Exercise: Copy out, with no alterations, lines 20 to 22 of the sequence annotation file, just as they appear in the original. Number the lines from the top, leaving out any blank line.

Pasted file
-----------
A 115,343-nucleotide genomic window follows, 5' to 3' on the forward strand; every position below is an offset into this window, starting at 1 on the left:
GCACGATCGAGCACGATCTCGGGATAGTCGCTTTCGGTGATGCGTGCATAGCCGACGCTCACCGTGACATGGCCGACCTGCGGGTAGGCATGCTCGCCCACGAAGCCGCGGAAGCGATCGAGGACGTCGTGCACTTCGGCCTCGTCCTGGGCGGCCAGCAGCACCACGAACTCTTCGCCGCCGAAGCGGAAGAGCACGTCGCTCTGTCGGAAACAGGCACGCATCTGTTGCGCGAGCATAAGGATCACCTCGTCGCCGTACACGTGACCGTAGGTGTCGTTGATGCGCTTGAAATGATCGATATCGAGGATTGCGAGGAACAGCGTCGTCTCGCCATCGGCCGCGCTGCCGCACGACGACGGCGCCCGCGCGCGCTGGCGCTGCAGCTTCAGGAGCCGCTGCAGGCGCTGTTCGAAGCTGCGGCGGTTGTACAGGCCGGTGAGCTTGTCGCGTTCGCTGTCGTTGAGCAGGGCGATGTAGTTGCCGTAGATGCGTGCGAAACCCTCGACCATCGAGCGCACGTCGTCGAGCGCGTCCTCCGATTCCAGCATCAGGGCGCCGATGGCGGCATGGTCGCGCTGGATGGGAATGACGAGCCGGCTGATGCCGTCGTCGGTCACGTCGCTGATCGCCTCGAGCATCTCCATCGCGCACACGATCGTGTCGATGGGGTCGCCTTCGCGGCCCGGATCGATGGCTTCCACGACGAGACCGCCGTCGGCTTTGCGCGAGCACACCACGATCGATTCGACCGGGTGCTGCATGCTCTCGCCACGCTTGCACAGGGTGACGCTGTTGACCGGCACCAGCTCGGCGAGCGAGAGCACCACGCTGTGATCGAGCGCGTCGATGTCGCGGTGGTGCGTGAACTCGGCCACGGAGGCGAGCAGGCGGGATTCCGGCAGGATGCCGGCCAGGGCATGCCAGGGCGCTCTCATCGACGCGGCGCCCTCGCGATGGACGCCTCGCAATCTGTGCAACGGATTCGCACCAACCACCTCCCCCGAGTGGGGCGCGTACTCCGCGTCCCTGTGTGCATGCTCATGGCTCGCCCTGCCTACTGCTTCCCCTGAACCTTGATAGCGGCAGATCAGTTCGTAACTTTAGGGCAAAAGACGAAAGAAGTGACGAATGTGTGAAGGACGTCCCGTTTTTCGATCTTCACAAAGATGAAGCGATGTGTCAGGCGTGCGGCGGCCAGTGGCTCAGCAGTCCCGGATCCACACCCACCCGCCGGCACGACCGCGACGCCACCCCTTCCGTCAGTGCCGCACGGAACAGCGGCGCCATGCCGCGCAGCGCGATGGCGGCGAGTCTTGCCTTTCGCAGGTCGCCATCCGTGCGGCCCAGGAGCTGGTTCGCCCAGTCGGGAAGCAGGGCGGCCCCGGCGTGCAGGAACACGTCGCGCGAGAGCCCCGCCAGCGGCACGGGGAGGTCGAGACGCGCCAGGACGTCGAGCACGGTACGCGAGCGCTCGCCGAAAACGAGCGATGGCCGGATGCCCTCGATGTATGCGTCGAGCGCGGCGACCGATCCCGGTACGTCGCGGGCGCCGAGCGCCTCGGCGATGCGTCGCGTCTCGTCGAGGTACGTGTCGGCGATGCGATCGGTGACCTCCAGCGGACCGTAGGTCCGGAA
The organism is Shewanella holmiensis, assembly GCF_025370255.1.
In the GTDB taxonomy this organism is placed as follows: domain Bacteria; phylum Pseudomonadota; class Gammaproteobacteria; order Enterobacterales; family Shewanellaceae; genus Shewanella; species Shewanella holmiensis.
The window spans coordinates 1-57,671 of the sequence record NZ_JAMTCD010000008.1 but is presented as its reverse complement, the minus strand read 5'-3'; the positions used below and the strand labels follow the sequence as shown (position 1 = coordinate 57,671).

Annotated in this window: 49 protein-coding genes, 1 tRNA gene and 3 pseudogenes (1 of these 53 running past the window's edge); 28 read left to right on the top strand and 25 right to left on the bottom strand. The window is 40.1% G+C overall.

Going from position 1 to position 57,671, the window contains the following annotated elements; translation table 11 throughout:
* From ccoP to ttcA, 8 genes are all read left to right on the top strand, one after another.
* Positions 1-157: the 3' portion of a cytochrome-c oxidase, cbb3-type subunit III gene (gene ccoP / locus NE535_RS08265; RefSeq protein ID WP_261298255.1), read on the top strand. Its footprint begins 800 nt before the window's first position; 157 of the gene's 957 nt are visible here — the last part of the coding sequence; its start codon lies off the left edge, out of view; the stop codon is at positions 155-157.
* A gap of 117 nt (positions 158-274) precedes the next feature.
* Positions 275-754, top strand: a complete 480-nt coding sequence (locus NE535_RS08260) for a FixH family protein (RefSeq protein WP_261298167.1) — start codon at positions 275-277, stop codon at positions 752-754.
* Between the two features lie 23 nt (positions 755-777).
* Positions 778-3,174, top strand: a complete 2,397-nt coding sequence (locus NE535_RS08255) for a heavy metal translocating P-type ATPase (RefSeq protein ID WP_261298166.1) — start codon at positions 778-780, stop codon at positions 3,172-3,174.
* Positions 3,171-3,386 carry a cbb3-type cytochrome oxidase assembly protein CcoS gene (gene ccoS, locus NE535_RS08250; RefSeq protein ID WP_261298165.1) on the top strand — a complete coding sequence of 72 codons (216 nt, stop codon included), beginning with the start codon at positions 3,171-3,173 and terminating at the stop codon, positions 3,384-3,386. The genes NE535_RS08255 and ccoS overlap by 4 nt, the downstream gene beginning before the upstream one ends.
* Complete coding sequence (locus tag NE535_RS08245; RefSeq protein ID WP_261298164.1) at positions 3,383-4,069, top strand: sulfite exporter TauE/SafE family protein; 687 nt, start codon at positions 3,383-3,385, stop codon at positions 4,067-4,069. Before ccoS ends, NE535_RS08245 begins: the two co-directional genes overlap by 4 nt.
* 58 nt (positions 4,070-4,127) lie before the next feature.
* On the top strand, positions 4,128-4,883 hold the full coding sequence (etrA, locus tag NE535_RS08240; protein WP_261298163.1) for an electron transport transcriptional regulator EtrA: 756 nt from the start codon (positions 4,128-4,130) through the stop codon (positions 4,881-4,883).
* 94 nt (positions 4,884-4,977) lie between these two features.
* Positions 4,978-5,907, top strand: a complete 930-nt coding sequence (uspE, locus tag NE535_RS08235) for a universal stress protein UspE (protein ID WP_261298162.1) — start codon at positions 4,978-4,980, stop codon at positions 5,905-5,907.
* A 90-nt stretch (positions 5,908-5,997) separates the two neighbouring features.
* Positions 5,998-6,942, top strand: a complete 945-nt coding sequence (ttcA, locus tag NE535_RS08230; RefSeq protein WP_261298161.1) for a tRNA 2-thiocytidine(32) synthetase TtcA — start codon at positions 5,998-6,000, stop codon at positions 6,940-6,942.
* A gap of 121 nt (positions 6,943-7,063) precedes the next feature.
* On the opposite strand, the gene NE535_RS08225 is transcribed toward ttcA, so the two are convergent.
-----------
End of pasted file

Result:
* A 90-nt stretch (positions 5,908-5,997) separates the two neighbouring features.
* Positions 5,998-6,942, top strand: a complete 945-nt coding sequence (ttcA, locus tag NE535_RS08230; RefSeq protein WP_261298161.1) for a tRNA 2-thiocytidine(32) synthetase TtcA — start codon at positions 5,998-6,000, stop codon at positions 6,940-6,942.
* A gap of 121 nt (positions 6,943-7,063) precedes the next feature.